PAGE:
Positive Duty Requirements training

A reminder that Australian Human Rights (AHR) Commission has new powers to investigate and enforce compliance with the ‘positive duty’ requirements. These powers will commence on 12 December 2023.

The Anti-Discrimination and Human Rights Legislation Amendment (Respect at Work) Act 2022 (Cth) amended the Sex Discrimination Act 1984 (Cth), introducing a positive duty on employers and persons conducting a business (PCBUs) to eliminate as far as possible, the following unlawful behaviour from occurring::

  1. Workplace sexual harassment, sex discrimination and sex-based harassment
  2. Conduct that amounts to subjecting a person to a hostile workplace environment on the ground of sex and 
  3. Certain acts of victimisation.

The new positive duty was introduced in December 2022 with a year transition period. It imposes a legal obligation on organisations and businesses to take proactive and meaningful action to prevent relevant unlawful conduct from occurring in the workplace or in connection to work. Taking this preventative action will help to create safe, respectful and inclusive workplaces. This important change requires organisations and businesses to shift their focus to actively preventing workplace sexual harassment, sex discrimination and other relevant unlawful conduct, rather than responding only after it occurs.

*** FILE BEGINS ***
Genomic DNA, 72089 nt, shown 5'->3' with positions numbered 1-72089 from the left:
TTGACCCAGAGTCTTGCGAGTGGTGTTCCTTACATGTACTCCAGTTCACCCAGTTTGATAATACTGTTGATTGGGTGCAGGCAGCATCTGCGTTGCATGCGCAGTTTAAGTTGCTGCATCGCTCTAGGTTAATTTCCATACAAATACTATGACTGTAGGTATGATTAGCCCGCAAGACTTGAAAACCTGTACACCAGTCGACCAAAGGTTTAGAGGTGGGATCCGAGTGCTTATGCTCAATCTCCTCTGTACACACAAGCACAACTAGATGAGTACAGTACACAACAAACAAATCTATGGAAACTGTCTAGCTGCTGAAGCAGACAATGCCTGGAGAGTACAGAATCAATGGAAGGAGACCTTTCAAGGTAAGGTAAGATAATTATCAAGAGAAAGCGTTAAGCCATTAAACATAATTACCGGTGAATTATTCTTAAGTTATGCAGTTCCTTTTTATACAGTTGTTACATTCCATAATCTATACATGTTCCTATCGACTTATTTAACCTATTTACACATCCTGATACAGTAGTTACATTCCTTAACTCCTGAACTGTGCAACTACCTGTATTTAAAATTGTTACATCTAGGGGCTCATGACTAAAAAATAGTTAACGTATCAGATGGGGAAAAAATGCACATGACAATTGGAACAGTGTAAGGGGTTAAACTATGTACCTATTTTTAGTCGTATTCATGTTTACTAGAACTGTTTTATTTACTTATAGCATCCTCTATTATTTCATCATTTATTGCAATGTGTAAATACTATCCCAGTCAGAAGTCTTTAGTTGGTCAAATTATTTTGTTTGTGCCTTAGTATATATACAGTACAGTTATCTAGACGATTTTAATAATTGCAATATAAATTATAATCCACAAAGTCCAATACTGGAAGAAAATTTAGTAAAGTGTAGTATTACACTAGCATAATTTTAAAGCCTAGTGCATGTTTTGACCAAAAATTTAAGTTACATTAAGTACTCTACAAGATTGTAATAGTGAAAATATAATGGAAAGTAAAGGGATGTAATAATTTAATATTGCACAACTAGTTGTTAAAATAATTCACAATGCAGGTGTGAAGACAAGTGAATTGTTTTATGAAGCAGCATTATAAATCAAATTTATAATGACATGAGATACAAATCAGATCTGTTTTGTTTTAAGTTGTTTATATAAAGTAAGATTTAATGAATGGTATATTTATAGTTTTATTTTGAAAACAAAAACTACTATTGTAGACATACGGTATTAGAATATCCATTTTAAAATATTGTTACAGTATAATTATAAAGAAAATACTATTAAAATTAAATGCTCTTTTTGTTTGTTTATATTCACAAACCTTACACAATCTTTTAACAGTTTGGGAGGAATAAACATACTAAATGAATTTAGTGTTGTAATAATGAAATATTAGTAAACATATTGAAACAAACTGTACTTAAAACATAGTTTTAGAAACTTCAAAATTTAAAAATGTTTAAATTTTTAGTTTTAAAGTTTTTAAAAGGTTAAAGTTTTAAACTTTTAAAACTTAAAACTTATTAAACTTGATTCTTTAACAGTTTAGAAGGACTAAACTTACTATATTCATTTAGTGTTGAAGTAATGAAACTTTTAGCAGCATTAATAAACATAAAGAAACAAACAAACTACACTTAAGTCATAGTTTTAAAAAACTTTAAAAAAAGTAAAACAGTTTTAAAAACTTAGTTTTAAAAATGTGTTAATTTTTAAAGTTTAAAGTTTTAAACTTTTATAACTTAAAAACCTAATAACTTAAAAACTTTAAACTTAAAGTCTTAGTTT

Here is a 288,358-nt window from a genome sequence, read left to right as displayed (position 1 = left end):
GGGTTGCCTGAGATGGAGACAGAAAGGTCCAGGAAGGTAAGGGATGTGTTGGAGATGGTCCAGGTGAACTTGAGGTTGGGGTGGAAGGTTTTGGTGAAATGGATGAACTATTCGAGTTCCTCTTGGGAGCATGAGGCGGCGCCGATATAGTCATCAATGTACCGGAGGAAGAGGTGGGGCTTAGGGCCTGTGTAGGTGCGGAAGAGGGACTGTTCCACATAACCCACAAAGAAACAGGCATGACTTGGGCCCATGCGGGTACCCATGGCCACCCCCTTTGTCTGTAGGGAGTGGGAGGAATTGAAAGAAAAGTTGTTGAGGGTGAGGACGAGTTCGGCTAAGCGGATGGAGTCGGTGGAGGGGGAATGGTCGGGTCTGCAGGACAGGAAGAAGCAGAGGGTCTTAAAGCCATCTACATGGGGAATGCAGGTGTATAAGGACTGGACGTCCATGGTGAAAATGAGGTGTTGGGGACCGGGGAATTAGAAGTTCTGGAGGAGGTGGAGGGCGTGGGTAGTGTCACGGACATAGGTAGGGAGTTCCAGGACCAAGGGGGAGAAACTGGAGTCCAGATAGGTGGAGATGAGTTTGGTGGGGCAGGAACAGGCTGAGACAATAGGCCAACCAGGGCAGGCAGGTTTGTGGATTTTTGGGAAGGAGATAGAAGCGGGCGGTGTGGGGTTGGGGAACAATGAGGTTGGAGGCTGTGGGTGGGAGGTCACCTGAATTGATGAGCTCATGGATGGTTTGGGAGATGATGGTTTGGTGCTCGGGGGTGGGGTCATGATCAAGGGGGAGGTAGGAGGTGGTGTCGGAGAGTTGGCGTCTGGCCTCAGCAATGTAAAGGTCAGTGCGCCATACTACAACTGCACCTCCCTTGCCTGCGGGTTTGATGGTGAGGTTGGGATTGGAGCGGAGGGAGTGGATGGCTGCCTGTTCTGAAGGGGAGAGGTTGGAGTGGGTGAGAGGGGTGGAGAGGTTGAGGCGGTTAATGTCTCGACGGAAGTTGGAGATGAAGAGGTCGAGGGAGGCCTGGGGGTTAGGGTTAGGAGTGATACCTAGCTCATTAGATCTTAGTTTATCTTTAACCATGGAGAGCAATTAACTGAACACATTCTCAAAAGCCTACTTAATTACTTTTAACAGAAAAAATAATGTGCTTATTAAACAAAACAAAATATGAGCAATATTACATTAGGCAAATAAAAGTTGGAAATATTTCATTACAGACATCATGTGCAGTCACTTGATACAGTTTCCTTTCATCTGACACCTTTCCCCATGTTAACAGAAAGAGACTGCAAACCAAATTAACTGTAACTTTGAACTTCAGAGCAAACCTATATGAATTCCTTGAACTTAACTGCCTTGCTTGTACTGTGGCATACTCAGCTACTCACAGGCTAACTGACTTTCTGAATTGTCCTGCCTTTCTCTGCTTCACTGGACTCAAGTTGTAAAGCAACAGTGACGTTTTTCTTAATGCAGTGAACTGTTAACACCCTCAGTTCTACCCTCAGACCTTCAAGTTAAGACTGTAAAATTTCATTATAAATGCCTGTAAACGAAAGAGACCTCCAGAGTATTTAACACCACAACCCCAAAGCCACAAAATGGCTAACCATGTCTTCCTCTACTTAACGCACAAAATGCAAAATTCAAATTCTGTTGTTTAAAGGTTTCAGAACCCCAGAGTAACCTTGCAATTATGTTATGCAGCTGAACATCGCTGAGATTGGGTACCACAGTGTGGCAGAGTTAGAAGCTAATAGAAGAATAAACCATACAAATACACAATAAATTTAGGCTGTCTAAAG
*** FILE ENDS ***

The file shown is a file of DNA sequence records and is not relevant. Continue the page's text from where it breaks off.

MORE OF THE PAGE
Responding to complaints when they are provided is no longer enough, organisations must provide evidence that they are actively taking preventative measures and managing risks to ensure workplace safety.

Regardless of their size or resources, all organisations and businesses in Australia that have obligations under the Sex Discrimination Act must meet the positive duty. This includes sole traders and the self-employed, small, medium and large businesses, and government.

As noted in the AHR Commission Fact Sheet on Positive Duty (September 2023):

‘People do not necessarily need to be colleagues or to work together for behaviour to be covered by the positive duty. For example, it is unlawful for third parties such as clients, customers or patients to sexually harass someone while they are at work. It is also unlawful for a worker to sexually harass a client, customer or patient in connection with their work.’ Therefore, in aged care, our workers are potentially at risk to not only colleagues but consumers and their families, friends and representatives.

The following link has many resources (including Guidelines with seven standards) and fact sheets from the AHR Commission to assist:


Contact: Fleur Hannen, Managing Director
Email: fleur@cssconsulting.com.au or info@cssconsulting.com.au

Mobile: 0414588795 or Office: 02 90520292

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